There’s a famous skewed-arch bridge across the Taff at Pontypridd, carrying the railway line into the Rhondda Valleys. You can see it, but you can’t get up close and personal, because it’s in the middle of a traffic roundabout. Coleford outdoes Pontypridd on two counts: the skewed arch bridge at Coleford crosses a road, rather than a river; and it’s made of brick, rather than poured concrete. You really need to see it for yourself to appreciate the engineering ingenuity that went into its construction, but the photos capture some of its brilliance:
As I had at Symonds Yat Rock, I took a couple of dozen photos of the bridge from various angles. Unfortunately (as with most of the disused railway bridges in South Wales), it was impossible to climb onto the deck. I spent a couple of hours in Aberdare Library yesterday trying to find any documentation about Coleford Railway Bridge, but the few histories of the Great Western Railway glossed over this remarkable structure entirely. If it isn’t already a Listed Structure, then I’m a Dutchman. I’m so glad to have stumbled upon it in the middle of a showery Sunday afternoon.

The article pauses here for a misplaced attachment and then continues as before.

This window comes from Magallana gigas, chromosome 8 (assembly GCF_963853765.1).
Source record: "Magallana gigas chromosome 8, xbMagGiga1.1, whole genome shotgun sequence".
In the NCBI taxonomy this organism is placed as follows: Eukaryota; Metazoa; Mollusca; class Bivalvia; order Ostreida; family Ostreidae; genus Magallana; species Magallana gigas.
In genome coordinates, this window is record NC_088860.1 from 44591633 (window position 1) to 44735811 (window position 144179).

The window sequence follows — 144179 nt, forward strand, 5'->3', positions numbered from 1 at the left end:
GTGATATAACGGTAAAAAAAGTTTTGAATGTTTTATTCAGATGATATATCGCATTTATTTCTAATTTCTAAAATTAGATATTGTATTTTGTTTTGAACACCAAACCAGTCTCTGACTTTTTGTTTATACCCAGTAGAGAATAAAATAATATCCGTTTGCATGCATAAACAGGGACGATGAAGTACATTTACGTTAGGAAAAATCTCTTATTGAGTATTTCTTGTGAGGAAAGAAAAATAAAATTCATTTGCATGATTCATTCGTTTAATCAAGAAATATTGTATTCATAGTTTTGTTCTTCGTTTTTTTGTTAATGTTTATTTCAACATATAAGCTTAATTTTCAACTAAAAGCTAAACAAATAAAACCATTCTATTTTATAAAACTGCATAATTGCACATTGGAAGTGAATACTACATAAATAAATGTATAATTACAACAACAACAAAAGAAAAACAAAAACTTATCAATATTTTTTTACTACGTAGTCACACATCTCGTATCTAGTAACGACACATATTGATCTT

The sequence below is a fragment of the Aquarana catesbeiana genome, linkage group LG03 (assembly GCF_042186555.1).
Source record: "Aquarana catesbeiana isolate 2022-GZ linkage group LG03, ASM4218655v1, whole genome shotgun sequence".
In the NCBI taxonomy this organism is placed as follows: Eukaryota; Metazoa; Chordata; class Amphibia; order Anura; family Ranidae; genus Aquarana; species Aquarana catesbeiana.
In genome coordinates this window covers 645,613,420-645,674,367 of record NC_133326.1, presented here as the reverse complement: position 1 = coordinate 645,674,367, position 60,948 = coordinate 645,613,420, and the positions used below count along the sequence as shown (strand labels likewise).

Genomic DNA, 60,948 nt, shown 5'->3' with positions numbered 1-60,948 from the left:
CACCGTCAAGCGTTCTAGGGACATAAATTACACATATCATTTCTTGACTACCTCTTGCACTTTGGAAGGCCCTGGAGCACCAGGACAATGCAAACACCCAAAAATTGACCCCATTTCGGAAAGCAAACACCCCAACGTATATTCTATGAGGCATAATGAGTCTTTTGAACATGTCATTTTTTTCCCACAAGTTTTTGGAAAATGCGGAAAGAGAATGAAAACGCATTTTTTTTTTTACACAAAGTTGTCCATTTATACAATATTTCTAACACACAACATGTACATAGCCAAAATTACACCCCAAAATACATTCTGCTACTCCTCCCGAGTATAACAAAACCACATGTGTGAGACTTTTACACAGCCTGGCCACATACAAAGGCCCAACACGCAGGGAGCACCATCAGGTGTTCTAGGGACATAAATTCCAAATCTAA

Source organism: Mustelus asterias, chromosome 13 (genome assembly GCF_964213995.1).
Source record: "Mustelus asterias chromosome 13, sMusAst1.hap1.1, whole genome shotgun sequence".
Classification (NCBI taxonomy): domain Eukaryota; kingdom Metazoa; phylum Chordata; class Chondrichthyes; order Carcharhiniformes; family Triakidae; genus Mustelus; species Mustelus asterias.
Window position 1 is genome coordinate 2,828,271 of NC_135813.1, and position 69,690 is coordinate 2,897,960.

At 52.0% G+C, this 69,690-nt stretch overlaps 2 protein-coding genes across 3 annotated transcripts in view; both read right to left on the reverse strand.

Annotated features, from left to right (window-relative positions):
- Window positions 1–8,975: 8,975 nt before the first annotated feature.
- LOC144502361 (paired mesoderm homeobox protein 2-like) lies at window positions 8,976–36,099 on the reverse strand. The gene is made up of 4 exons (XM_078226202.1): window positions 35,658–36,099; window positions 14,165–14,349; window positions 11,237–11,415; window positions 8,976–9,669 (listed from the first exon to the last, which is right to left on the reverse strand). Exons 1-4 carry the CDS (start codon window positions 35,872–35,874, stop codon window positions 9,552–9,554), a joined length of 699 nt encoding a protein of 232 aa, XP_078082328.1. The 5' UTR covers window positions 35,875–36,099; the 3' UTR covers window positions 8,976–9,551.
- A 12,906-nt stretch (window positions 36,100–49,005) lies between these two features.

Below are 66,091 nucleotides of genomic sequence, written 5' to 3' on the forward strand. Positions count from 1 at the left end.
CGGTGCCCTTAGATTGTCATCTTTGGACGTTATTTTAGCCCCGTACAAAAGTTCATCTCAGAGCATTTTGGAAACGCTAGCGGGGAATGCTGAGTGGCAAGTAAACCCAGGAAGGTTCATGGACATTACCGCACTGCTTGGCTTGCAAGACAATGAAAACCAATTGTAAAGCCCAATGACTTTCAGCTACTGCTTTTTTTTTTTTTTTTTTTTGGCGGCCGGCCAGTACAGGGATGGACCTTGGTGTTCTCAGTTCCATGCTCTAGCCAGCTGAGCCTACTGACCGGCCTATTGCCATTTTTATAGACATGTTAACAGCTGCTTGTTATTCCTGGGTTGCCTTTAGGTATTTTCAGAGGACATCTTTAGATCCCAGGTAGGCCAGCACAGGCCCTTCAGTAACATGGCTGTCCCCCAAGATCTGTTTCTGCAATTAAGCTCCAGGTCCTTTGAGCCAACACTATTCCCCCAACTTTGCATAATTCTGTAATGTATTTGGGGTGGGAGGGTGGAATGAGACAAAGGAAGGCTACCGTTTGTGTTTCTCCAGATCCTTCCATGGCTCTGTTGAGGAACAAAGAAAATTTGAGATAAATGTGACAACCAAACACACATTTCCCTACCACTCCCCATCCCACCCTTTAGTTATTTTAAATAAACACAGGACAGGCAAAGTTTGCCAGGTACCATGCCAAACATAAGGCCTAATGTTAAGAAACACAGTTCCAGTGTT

I walked back up past the huge ornate chapel, and almost by accident found what we in the Valleys would call a ‘trip’ – a little flight of stone steps jammed between two houses. I’d already established that the parish church was on a hill overlooking the town, and the steps seemed to be heading in that general direction. It was worth a look. However, before I got to the top of the steps, I caught sight of this extraordinary building:
I’ve no idea what this building is, or who lives there, but it’s not to my taste at all. I followed the steps to their summit and emerged without any warning into the grounds of St John the Evangelist’s Church: